Have you ever become lost in the pages of a book and the threads of a story? I love this escape from the world. I need and crave it in equal measures, and lately I’ve been finding myself lost in old Shetland folk stories, enchanted by their magic, dipping in and out of their pages and wondering at their meanings. I keep returning to them and thinking about the storytellers behind the lore, the folk tales they tell us and the place of the storyteller in society today. It’s sad to think that so many of these stories - the very fabric of our society, the cloth that we are cut from - risk being lost to history forever. Should we grieve that the seasonal patterns of life that went hand-in-hand with the storyteller are under threat in our modern world. In a culture where everything is found at the click of a mouse, are we more disengaged than ever?
Locking people into their magic for millennia, folk tales were at one time an integral part of the lives of our ancestors here in Shetland (and beyond), passed down through generations from one-to-another, woven into the very heart of our culture with family lore, love and legend. It was cosy and intimate, warm and reassuring. It involved the meeting of eyes and the exchange of words. It was not an email trail, or a flurry of messages, likes and emojis on social media. It was real. It was tangible.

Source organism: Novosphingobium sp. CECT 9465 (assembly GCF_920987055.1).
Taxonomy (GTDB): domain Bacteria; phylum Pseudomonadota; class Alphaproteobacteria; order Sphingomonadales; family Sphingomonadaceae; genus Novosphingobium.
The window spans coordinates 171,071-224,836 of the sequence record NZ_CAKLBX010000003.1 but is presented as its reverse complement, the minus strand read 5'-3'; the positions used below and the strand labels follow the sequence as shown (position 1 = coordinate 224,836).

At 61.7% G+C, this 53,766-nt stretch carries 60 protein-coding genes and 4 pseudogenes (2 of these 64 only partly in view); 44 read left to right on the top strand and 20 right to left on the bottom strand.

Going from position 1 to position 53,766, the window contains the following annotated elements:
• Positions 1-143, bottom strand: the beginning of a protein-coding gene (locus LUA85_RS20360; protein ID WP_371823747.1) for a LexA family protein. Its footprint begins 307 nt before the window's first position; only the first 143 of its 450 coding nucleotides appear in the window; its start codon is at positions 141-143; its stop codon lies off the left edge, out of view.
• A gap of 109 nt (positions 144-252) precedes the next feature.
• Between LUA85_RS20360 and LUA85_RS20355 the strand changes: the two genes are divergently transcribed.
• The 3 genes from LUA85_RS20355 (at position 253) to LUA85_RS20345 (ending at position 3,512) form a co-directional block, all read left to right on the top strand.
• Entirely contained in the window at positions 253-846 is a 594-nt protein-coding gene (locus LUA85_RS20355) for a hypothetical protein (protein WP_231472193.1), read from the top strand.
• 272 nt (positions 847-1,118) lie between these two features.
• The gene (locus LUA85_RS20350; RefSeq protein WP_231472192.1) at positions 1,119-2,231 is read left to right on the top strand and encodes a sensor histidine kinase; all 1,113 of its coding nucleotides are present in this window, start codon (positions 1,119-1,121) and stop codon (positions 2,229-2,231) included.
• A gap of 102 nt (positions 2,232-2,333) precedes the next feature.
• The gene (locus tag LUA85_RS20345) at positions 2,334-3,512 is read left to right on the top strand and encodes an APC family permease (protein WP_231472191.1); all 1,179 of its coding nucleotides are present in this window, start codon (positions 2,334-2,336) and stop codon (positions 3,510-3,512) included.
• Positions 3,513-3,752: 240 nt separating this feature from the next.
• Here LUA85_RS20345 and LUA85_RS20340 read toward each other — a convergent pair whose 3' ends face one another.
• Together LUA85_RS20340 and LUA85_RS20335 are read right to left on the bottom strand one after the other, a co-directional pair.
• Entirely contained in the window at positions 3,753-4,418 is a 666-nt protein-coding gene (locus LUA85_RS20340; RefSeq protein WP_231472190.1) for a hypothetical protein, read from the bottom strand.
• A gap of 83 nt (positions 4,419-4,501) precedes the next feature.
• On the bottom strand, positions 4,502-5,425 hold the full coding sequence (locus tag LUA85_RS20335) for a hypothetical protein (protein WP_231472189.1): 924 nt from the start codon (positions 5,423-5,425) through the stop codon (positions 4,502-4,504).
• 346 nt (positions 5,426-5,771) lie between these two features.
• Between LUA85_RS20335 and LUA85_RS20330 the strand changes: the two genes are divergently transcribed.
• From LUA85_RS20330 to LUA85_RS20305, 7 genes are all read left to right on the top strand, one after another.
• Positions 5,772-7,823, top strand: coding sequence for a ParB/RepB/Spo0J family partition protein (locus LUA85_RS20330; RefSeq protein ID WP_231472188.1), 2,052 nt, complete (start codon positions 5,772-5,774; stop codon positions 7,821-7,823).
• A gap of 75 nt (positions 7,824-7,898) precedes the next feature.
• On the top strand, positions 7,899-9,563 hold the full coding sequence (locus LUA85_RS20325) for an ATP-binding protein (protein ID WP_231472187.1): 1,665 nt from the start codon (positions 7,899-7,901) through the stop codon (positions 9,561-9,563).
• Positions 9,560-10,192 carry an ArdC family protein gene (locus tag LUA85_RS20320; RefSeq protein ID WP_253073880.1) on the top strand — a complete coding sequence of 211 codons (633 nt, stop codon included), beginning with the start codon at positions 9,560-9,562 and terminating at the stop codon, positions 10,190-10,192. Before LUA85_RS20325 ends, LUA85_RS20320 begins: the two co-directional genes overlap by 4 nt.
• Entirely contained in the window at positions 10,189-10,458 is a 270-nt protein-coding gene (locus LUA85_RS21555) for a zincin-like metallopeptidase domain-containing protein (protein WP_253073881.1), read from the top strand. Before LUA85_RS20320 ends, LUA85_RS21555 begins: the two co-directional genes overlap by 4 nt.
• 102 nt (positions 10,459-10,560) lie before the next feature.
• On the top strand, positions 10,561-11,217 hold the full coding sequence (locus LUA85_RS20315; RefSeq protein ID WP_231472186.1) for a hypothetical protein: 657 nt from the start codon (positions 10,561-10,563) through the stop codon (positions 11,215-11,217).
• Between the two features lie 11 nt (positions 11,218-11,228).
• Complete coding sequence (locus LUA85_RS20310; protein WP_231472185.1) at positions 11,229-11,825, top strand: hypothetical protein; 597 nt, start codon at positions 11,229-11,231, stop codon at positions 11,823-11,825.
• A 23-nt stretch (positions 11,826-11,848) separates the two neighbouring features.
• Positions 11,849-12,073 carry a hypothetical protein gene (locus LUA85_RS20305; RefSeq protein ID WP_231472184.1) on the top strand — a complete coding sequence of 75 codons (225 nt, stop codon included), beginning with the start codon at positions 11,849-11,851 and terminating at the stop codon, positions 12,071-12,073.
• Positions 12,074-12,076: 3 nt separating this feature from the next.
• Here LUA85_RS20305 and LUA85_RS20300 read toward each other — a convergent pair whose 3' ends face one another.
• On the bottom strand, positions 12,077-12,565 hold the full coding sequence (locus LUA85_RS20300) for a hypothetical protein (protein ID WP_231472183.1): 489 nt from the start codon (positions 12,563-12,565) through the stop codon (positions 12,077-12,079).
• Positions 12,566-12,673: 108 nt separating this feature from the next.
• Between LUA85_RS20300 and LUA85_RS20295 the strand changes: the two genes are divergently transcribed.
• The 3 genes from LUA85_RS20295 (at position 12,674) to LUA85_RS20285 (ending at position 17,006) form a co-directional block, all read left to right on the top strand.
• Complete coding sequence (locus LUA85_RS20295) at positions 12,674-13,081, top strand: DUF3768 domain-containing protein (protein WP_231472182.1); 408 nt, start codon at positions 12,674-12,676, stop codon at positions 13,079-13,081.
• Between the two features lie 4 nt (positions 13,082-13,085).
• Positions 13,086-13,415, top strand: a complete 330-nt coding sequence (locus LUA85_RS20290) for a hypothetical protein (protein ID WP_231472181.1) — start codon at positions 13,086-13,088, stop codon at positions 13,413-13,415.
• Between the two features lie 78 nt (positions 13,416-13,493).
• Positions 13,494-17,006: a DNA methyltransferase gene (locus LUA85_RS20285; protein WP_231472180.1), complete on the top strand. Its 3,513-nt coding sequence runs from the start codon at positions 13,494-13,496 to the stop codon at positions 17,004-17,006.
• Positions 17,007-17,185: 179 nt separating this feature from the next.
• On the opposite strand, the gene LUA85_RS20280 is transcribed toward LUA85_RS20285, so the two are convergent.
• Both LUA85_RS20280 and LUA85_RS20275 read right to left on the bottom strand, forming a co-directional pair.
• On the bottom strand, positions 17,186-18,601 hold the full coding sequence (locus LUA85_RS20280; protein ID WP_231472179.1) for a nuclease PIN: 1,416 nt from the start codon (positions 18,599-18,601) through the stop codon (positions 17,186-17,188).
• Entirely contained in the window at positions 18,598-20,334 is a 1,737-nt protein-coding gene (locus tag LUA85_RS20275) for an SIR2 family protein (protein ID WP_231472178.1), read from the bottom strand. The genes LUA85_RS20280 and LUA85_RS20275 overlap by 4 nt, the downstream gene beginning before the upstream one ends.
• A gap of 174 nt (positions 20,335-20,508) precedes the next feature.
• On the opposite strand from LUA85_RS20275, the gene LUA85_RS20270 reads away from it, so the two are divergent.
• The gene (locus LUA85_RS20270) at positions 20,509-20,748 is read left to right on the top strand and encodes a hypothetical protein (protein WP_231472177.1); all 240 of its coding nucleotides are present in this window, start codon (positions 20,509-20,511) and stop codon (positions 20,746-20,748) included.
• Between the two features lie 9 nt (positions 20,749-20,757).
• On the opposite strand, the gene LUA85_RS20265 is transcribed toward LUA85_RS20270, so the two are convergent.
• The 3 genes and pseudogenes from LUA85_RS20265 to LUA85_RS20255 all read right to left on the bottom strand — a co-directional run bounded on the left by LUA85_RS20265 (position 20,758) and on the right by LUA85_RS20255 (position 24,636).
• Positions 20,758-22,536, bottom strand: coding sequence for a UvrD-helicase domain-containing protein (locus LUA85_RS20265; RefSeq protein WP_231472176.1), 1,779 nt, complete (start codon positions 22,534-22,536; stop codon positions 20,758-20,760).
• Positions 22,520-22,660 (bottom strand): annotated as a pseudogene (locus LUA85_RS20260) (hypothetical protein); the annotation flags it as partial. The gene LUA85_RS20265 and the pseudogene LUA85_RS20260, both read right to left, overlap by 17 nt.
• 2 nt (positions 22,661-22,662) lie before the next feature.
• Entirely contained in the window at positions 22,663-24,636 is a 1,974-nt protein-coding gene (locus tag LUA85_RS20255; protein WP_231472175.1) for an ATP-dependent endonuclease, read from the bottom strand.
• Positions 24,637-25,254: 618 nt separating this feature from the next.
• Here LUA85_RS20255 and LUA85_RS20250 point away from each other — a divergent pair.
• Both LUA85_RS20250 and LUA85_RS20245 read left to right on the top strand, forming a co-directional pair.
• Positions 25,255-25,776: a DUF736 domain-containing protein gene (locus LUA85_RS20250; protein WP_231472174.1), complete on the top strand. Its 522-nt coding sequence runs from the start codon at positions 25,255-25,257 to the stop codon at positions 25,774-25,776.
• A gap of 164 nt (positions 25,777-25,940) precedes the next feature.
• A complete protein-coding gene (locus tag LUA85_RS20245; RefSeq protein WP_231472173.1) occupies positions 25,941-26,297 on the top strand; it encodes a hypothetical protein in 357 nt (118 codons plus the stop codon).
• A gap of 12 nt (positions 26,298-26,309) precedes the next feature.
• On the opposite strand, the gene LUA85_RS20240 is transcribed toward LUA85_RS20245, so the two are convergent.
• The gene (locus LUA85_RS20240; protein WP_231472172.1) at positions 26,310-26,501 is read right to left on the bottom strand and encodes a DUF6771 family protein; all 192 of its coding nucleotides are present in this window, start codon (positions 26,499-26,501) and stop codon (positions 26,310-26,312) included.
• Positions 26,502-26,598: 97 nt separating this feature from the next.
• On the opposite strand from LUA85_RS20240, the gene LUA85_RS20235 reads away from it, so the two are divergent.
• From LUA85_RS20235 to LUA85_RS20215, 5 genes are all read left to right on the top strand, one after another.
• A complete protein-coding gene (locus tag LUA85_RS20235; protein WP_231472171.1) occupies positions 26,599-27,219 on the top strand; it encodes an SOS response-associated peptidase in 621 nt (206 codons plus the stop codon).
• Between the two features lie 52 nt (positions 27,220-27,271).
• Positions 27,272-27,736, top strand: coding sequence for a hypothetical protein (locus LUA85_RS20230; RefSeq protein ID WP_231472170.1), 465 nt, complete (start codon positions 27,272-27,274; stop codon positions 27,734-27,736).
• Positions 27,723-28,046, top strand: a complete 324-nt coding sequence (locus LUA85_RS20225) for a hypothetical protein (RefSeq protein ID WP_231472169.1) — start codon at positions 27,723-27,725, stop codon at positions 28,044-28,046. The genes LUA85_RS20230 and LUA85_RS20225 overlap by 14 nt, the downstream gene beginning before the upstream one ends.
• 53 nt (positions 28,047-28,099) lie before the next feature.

Shetland, as anyone who has been here between November and January will appreciate, endures a very long dark winter. In its slow and wintery depths, the sun will merely lift its head above the horizon, nod an acknowledgement - a reminder that it’s still here, still present - before sinking once more below the horizon, plunging the islands into a shadowy darkness. And it’s in this shadowy darkness that the tales of time are spun, stories webbed and mapped out as the storyteller nestles into his easy chair for the evening.
Hands at work, making horse hair fishing lines.
Winter here was characterised by hard work, but a different kind to that of summer, it was a time of preparation, of planning and making ready for the coming year. Of hope and anticipation, of waiting on weather and light. Yet, it was a sociable time, the bitter cold and incessant wind was softened, the sharp edges dulled by time spent in the company of friends and neighbours. So, as the fishing lines were made, the yarn spun, and the kishies formed, people chatted, whiling away the long dark hours in the company of friends.
And as legs tired, and the lamp dimmed, stories - the telling of a good yarn - was invariably the end result of these friendly nocturnal gatherings. It’s not surprising that many a good storyteller has come out of Shetland, equipped with tales able to challenge even the most highly acclaimed Booker prize winner. Stories which have been passed down through the generations and told around a glowing peat fire.